Michigan cities may have the option of allowing downtown bars to stay open until 4 a.m. on weekend nights under a new bill that passed the Michigan Senate on Thursday.

Senate Bill 247 passed by a 22-14 vote, after an earlier vote failed.

Earlier this year, state Sen. Virgil Smith, D-Detroit, said that the expanded hours would make the bars more competitive and would promote a "safe environment," by either shutting down or regulating bars that are called "blind pigs," which now operate illegally after 2 a.m.

The new legislation would allow bars and restaurants in central business districts across the state to expand the hours that they sell alcohol to 4 a.m. Currently, those businesses must stop serving and selling at between 2 a.m. and 7 a.m. It will be up to each local government whether to permit the later hours.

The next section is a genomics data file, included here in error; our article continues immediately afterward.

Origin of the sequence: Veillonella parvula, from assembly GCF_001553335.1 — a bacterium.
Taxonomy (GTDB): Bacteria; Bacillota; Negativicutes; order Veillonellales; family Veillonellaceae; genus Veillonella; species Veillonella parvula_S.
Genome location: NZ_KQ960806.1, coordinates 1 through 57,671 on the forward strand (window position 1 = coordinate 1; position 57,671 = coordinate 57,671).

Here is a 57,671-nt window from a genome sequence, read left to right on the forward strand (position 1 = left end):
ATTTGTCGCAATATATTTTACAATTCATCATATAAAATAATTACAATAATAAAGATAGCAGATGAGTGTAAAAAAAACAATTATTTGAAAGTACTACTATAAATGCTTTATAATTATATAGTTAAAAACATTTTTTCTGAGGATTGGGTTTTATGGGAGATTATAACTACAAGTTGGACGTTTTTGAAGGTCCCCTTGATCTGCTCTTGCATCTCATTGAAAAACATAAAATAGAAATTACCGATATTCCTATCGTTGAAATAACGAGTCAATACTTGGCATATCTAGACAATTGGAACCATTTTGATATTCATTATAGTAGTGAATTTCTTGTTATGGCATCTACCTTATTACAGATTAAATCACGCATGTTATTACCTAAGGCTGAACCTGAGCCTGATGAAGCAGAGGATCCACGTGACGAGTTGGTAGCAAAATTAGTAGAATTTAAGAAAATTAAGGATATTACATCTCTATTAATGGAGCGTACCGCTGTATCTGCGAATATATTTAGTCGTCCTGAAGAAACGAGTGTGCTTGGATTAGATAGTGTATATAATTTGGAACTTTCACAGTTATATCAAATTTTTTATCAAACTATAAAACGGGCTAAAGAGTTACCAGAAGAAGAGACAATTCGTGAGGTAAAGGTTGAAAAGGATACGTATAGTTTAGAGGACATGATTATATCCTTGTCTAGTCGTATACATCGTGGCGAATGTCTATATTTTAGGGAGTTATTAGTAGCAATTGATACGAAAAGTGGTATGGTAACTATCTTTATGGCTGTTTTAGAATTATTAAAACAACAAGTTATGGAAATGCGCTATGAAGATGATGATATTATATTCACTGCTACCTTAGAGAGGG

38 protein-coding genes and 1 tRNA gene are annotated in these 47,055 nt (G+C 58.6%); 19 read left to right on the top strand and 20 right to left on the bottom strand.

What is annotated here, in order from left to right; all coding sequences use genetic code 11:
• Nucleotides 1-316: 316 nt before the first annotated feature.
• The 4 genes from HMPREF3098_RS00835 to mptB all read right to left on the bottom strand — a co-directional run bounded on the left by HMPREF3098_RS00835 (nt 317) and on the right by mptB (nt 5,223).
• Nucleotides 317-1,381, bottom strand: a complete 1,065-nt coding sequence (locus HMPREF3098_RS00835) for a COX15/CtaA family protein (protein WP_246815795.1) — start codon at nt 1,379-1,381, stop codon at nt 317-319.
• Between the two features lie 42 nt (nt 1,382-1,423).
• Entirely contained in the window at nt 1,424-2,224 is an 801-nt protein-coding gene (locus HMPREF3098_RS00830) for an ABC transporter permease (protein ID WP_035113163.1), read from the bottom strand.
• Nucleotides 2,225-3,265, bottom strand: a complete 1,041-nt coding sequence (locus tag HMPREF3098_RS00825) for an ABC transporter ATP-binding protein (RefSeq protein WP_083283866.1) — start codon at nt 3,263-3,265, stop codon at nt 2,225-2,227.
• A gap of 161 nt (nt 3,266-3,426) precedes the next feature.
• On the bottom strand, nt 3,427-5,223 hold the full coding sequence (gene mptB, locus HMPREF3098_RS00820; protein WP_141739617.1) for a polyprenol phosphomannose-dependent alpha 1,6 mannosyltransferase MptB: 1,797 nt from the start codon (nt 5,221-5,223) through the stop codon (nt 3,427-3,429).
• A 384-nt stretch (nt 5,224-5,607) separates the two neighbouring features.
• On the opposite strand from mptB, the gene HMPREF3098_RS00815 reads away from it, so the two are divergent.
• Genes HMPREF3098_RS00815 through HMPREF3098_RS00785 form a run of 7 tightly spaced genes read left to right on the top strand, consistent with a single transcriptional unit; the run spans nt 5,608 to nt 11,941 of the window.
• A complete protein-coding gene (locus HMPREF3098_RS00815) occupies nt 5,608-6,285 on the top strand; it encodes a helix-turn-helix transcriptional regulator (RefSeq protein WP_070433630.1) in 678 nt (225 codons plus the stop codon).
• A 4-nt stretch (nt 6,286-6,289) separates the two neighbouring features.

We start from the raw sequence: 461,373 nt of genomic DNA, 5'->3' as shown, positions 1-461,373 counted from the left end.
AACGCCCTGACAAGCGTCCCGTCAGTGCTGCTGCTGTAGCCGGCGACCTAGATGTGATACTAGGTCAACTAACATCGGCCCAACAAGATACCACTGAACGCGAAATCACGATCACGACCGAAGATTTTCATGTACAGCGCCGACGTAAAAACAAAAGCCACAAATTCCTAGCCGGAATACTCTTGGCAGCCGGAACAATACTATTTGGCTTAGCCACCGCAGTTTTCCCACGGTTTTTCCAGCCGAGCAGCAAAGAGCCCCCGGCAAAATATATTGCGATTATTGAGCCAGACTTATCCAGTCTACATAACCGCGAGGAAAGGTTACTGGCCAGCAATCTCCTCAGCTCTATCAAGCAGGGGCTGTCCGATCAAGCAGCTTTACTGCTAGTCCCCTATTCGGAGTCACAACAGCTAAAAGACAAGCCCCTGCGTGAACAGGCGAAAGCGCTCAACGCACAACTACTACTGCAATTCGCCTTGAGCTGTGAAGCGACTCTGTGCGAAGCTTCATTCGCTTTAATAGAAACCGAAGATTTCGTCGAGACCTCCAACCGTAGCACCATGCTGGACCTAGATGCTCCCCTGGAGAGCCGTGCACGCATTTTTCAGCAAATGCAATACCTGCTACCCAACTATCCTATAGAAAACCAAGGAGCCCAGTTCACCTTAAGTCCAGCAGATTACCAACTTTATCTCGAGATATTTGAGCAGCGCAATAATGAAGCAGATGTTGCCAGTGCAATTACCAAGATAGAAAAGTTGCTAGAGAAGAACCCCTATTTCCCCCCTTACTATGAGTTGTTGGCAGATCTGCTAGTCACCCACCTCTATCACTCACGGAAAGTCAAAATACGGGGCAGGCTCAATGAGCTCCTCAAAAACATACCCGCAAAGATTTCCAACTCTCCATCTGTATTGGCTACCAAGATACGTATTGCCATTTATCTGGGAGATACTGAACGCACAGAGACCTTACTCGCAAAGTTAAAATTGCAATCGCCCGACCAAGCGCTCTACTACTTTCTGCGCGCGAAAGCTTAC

It only applies to central business districts with an improvement area (such as a downtown development authority).

To have the later closing hours, bars would have to purchase an after-hours permit for $10,000 each year.

The bill now moves to the state House of Representatives for consideration in the lame duck session of the Legislature.